Wednesday, March 12, 2014

Can We Use Facebook and Twitter TMs in Video Game?

Dear Rich: I have a client who is making an online/iphone game and in the game, the player will get a fictitious email from Facebook or Twitter with some info. Can they use those logos/trademarks in their game? They are filmmakers and I know they can use it in their film, but what about the game? Can they put a disclaimer that says those companies are not endorsing their game? We can't tell you whether you would get sued (although we think the chances would increase if the game becomes popular) and we can't tell you whether you would win your lawsuit (although we doubt your client wants to pay to find out). What makes the outcome so difficult to predict is that the law regarding trademarks in video games is complicated, and in any case, the use you're describing doesn't match neatly with video game case law (or as lawyers would say, your situation is "not on all fours" with other cases).
Video game standards. When a video game maker uses an unauthorized trademark within a game, a court weighs free speech and trademark rights by asking two questions: (1) Is the trademark artistically relevant to the video game? and (2) Would consumers find the use to be explicitly misleading as to the source of the game? In a recent case, two video game makers battled over the use of "Delta Force." A court applied the test and ruled that free speech permitted the use because the military use of the term "Delta Force" preceded the use by the trademark owner. In another case, the makers of Grand Theft Auto were permitted to use the trade dress and similar trademark of a Los Angeles tavern on first amendment grounds. In a third case involving the Bell helicopter trademark, a court would not permit the use in a video game under free speech rules, claiming that consumers might be misled as to Bell's involvement with the game. This article explains the rules and cases.
What about your use? The primary difference -- and what makes your case hard to call -- is that your client is using the trademark of a company that distributes video games (Facebook) and another company that provides video game feeds. (The other cases mentioned above don't involve the names of game-making companies -- they  involve third party trademarks for a bar, military battalion, and helicopter company.) It is a little bit as if an Xbox game were to include a fictitious character using a Playstation. Would Nintendo object? On the other hand, if we analogize to movies, we don't see any problem using fictitious Twitter or Facebook accounts in a feature film. In summary, (1) we think your lawsuit meter will go up if you create an iPhone game that incorporates prominent app trademarks, and (2) the law is not clear on whether your client's use is misleading. Don't Forget Apple. Also, be aware that Apple and other App store administrators have the right under their upload/license arrangements to remove apps that violate their intellectual policy rules. Apple's rules state your game cannot "violate, misappropriate, or infringe any Apple or third party copyrights, trademarks ..." So a complaint from Facebook may result in the temporary removal of the game.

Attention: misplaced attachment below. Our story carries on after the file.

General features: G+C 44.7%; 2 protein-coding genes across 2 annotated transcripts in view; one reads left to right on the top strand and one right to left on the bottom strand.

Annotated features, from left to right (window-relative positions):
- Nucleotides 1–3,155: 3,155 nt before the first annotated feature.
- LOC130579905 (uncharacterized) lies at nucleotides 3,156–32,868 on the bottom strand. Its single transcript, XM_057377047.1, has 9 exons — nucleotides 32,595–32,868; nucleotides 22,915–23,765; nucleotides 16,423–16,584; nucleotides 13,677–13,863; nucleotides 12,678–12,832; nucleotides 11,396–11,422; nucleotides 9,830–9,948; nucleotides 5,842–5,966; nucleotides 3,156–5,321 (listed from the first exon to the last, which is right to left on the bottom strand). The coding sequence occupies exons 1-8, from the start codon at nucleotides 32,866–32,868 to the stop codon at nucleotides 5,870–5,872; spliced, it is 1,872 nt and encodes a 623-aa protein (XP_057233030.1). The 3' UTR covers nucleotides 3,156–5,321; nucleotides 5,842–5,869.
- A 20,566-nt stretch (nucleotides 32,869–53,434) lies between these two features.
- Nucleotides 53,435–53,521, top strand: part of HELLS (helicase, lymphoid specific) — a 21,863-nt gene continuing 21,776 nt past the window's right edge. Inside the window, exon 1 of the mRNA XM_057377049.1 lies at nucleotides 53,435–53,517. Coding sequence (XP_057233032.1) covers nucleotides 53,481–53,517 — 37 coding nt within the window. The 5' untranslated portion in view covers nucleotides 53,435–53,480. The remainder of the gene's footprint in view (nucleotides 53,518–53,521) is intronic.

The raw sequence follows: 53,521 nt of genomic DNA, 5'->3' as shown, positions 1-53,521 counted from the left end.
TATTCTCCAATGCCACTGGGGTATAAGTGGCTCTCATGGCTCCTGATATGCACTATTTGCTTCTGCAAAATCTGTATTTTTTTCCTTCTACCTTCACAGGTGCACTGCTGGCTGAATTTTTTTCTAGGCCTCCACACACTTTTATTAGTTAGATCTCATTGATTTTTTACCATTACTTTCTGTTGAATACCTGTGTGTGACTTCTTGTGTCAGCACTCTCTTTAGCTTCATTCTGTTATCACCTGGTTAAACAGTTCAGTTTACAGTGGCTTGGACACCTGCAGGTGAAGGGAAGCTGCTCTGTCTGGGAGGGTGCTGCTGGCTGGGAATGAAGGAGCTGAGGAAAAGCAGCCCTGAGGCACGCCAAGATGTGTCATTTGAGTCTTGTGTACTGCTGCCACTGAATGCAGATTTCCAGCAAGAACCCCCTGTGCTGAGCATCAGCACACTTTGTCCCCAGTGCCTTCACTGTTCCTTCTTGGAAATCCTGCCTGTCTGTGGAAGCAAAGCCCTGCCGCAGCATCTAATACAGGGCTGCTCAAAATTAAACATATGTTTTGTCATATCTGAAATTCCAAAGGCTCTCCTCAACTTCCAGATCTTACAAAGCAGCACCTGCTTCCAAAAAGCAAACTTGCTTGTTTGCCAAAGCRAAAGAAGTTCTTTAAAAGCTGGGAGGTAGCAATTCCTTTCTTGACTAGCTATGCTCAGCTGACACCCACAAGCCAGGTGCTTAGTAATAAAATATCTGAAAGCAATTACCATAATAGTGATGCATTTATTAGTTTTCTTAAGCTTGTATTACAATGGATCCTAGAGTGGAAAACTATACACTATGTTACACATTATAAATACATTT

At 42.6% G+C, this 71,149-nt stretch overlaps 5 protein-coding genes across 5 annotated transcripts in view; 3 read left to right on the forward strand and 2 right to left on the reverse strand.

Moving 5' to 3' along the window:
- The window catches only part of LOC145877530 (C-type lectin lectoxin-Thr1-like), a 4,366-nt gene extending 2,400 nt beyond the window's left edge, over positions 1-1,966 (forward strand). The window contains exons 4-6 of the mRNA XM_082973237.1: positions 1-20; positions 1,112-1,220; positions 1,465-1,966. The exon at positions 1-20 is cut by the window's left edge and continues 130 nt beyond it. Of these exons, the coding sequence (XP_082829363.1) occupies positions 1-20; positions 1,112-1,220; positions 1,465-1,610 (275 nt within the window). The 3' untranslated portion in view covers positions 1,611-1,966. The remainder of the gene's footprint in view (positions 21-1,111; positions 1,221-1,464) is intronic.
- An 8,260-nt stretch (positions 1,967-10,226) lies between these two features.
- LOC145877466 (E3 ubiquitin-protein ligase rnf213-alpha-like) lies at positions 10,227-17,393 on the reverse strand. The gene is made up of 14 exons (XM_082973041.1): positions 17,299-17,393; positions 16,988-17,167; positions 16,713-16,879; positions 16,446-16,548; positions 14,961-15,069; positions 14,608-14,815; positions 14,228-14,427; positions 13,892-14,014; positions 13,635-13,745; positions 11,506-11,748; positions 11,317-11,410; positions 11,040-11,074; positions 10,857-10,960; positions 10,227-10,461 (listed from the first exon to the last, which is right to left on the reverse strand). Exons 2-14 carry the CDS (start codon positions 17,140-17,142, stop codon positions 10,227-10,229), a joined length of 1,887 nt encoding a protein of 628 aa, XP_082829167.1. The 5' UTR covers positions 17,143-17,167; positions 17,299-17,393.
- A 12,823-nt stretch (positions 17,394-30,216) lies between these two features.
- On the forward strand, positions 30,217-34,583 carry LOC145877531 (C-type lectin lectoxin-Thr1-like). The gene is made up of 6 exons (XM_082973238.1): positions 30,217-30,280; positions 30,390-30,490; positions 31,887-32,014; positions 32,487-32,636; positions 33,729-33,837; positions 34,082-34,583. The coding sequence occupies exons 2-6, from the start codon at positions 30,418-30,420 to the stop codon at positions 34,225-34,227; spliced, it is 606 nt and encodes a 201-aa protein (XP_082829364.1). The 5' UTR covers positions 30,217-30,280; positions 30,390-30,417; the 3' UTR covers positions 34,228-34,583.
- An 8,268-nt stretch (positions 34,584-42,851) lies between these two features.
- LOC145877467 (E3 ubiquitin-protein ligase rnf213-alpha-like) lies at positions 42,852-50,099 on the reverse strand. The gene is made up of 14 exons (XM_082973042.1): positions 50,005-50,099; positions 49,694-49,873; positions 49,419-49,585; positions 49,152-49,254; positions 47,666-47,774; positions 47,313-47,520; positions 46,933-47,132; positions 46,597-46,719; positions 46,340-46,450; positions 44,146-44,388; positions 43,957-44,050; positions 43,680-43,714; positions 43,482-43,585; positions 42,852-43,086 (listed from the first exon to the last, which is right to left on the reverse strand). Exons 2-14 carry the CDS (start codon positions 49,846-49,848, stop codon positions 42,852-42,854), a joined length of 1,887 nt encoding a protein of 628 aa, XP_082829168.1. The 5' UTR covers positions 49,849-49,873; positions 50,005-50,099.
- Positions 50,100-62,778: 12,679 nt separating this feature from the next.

What about the disclaimer?A disclaimer by itself is unlikely to shield you from a lawsuit (although it may mitigate your damages and demonstrate you were acting in good faith). To be effective, it must be prominent, distinguishable from other explanatory or merchandising copy, and appear near, or in connection with the unauthorized use. For example, in a 1998 case involving the use of Godzilla trademark in connection with a book, a court discounted the publisher's disclaimer as being inappropriate and stated that an appropriate disclaimer would have been: “The publication has not been prepared, approved, or licensed by any entity that created or produced the original Toho Godzilla films,” and the court suggested that the disclaimer would be printed on the front cover and spine of the book in a distinguishing color or typestyle.

No comments: